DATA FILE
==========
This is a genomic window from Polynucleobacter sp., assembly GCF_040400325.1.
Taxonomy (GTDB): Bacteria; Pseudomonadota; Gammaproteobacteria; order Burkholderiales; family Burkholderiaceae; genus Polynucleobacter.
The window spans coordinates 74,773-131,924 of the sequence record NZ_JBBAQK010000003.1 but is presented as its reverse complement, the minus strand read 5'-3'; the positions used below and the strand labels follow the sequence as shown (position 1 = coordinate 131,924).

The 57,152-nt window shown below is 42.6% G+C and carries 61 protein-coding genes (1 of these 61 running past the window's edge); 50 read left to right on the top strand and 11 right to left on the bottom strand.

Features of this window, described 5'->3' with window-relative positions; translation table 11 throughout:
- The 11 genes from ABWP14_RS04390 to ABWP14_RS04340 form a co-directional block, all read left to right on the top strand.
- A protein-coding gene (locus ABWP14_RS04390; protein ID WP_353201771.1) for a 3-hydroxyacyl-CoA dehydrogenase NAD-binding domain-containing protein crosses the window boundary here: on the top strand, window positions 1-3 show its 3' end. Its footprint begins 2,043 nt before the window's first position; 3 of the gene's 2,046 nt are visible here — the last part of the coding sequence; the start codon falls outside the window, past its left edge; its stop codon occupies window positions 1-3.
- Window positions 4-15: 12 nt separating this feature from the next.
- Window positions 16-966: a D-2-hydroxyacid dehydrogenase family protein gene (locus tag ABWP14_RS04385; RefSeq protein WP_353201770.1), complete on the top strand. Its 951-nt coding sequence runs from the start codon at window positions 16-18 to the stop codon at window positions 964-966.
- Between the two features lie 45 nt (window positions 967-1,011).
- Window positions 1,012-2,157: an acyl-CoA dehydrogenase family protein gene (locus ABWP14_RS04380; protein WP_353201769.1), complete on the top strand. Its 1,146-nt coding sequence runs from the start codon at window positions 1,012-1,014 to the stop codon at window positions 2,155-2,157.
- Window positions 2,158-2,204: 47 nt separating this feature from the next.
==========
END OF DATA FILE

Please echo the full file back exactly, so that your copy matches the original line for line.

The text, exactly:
This is a genomic window from Polynucleobacter sp., assembly GCF_040400325.1.
Taxonomy (GTDB): Bacteria; Pseudomonadota; Gammaproteobacteria; order Burkholderiales; family Burkholderiaceae; genus Polynucleobacter.
The window spans coordinates 74,773-131,924 of the sequence record NZ_JBBAQK010000003.1 but is presented as its reverse complement, the minus strand read 5'-3'; the positions used below and the strand labels follow the sequence as shown (position 1 = coordinate 131,924).

The 57,152-nt window shown below is 42.6% G+C and carries 61 protein-coding genes (1 of these 61 running past the window's edge); 50 read left to right on the top strand and 11 right to left on the bottom strand.

Features of this window, described 5'->3' with window-relative positions; translation table 11 throughout:
- The 11 genes from ABWP14_RS04390 to ABWP14_RS04340 form a co-directional block, all read left to right on the top strand.
- A protein-coding gene (locus ABWP14_RS04390; protein ID WP_353201771.1) for a 3-hydroxyacyl-CoA dehydrogenase NAD-binding domain-containing protein crosses the window boundary here: on the top strand, window positions 1-3 show its 3' end. Its footprint begins 2,043 nt before the window's first position; 3 of the gene's 2,046 nt are visible here — the last part of the coding sequence; the start codon falls outside the window, past its left edge; its stop codon occupies window positions 1-3.
- Window positions 4-15: 12 nt separating this feature from the next.
- Window positions 16-966: a D-2-hydroxyacid dehydrogenase family protein gene (locus tag ABWP14_RS04385; RefSeq protein WP_353201770.1), complete on the top strand. Its 951-nt coding sequence runs from the start codon at window positions 16-18 to the stop codon at window positions 964-966.
- Between the two features lie 45 nt (window positions 967-1,011).
- Window positions 1,012-2,157: an acyl-CoA dehydrogenase family protein gene (locus ABWP14_RS04380; protein WP_353201769.1), complete on the top strand. Its 1,146-nt coding sequence runs from the start codon at window positions 1,012-1,014 to the stop codon at window positions 2,155-2,157.
- Window positions 2,158-2,204: 47 nt separating this feature from the next.